project AURORA: the dawn sprite of metahumanity
Graham Budgett, 2003
Graham Budgett, 2003
A proposed global spectacle, Project Aurora is named after the deification of dawn light in ancient Greek myth - Aurora, the Goddess of Dawn - but more familiar to us perhaps in our name for the phenomenon of 'The Northern Lights', Aurora Borealis. The concept of Aurora is then inherently spectacular and sublime:
- a transition from darkness into light
- a vision of the near future
- the anticipation of a new tomorrow and what it holds
In 1982 the artist Nancy Burson made the seminal post-media work Three Major Races. The process she used to obtain this haunting face - morphing - is now commonplace, played out most visibly in popular culture, but also across language itself. For decades now, 'to morph' has been a global verb and 'the morph' accepted as a global subject, but in 1982 the word 'morph' was as alien as the subject of Burson's portrait.
see: Imaging the Metahuman
In the intervening decades since Three Major Races Nancy Burson's cyborg gained almost iconic currency as culture emulated its prescient multi-culturalism. As an antidote to the global effects of colonialism, however, multi-culturalism is still theory, whereas the technological monoculture of globalization and it's spawning of the human clone is imminent. Just as the morph is imaged, the clone is cultured.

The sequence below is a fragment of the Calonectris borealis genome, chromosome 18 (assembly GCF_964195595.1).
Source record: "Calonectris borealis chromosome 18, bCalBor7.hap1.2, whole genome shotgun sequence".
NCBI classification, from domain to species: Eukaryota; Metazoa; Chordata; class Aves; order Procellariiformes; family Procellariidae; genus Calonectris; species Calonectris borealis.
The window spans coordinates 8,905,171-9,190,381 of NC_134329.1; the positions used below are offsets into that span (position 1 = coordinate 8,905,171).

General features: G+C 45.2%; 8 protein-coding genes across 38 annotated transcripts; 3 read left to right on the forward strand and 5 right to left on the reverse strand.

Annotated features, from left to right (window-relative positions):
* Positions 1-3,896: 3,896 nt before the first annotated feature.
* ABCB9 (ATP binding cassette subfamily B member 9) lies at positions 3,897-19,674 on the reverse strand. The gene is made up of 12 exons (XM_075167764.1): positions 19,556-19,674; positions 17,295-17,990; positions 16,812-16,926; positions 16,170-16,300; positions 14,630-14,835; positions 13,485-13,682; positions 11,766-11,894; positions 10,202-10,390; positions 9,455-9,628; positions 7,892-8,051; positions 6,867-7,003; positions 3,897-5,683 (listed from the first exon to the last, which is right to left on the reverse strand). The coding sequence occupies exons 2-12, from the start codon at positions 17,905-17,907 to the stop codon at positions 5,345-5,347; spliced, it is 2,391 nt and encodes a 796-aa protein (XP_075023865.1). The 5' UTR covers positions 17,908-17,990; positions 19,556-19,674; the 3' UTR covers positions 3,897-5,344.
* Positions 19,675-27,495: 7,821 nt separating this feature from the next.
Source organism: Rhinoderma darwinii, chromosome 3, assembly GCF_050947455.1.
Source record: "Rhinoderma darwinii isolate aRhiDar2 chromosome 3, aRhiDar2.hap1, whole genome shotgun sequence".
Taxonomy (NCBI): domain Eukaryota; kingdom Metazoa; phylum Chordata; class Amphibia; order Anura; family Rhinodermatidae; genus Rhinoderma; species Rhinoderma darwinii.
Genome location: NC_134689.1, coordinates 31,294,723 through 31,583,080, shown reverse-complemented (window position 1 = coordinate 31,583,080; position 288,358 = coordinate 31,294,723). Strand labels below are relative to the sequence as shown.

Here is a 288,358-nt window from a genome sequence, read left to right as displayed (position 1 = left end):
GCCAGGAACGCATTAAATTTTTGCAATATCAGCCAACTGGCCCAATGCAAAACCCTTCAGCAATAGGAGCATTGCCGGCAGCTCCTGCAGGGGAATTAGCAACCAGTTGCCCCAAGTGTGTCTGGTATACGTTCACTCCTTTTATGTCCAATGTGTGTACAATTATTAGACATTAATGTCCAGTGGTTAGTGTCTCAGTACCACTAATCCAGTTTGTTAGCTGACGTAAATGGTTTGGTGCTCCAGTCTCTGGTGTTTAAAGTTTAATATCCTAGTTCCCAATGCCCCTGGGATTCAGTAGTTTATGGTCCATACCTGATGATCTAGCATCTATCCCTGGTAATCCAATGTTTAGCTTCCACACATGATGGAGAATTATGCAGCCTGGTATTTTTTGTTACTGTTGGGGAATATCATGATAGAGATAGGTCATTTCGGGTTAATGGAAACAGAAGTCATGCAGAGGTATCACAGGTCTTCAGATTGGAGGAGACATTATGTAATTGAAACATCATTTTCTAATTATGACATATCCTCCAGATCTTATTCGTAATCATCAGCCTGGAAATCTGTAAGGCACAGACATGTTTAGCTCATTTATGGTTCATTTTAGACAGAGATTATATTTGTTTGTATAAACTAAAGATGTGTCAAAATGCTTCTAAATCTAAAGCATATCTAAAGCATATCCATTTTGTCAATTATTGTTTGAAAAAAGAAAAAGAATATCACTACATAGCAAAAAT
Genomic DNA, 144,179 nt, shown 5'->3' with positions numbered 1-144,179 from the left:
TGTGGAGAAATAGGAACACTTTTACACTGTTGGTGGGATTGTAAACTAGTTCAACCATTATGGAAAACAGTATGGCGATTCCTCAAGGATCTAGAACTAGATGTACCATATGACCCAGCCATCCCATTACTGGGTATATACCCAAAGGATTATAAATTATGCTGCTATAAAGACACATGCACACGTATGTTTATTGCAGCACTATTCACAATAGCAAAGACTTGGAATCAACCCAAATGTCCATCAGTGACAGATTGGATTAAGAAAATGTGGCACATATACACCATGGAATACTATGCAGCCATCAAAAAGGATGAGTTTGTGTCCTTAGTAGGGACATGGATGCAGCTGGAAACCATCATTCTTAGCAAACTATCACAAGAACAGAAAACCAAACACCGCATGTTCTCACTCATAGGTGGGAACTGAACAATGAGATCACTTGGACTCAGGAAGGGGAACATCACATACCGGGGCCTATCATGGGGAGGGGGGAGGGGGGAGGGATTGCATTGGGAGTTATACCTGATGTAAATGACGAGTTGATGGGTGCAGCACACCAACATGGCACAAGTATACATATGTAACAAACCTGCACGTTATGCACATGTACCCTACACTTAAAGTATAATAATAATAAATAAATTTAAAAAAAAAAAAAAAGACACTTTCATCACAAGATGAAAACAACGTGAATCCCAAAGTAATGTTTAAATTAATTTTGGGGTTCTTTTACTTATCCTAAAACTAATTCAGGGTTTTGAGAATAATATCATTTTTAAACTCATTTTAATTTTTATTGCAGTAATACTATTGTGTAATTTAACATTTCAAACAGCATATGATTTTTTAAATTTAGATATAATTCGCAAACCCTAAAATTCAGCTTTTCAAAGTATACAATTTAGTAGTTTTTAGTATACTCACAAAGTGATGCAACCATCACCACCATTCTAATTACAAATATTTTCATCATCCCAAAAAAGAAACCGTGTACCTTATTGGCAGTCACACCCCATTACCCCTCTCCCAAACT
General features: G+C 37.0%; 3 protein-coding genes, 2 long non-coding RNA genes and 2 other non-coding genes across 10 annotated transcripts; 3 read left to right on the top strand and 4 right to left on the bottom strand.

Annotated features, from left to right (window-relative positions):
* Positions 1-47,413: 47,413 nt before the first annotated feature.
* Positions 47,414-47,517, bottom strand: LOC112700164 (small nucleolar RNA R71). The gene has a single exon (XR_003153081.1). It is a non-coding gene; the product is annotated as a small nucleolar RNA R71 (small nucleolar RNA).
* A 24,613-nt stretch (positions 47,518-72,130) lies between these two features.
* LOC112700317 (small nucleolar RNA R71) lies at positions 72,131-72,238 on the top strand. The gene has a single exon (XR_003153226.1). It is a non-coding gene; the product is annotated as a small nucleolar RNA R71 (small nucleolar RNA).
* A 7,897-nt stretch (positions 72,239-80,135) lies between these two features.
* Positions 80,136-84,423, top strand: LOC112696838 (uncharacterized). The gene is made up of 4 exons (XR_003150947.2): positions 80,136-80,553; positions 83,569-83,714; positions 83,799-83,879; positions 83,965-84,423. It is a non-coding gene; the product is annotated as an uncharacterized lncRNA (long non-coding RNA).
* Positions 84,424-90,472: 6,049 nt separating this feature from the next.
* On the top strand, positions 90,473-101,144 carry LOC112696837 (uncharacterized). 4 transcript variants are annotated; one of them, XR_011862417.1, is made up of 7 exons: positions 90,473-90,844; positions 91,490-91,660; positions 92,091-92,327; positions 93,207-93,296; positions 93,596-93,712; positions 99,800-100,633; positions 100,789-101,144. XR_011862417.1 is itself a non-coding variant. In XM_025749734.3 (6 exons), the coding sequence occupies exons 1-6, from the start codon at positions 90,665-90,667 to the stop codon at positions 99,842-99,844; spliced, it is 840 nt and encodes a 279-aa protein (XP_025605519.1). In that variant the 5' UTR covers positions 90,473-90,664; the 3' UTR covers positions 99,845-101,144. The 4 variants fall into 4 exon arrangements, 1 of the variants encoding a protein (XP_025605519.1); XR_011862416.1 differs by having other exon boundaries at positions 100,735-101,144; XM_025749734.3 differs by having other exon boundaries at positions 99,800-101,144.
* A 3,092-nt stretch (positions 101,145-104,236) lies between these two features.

Ultimately Project Aurora desires the public morphing of all human faces everywhere [and in perpetuity] into a single countenance. A vision of the near future, a celestial spectacle for all humanity, to be viewed lovingly in the pre-dawn sky. As in the ancient Greek myth of Narcissus - who could love no other than his own reflection on the surface of a pond - the self-love mirrored in Aurora's visage will symbolically resolve all human conflict. When the Aurora archive approaches maximum entropy for human facial characteristics, all that is alien or other will be suspended in a visualization of metahumanity and oneness.
Initially at least, Project Aurora will be pursued with extant technology and populations and will be at risk of appearing ironic, naive, utopian, or even sinister to some observers. However, it is clear for this metacritical project that within a human generation we will have moved the technological manipulation of data from the level of representation to that of manifestation and begun slowly to replace difference with sameness.
Graham Budgett, 2002-2003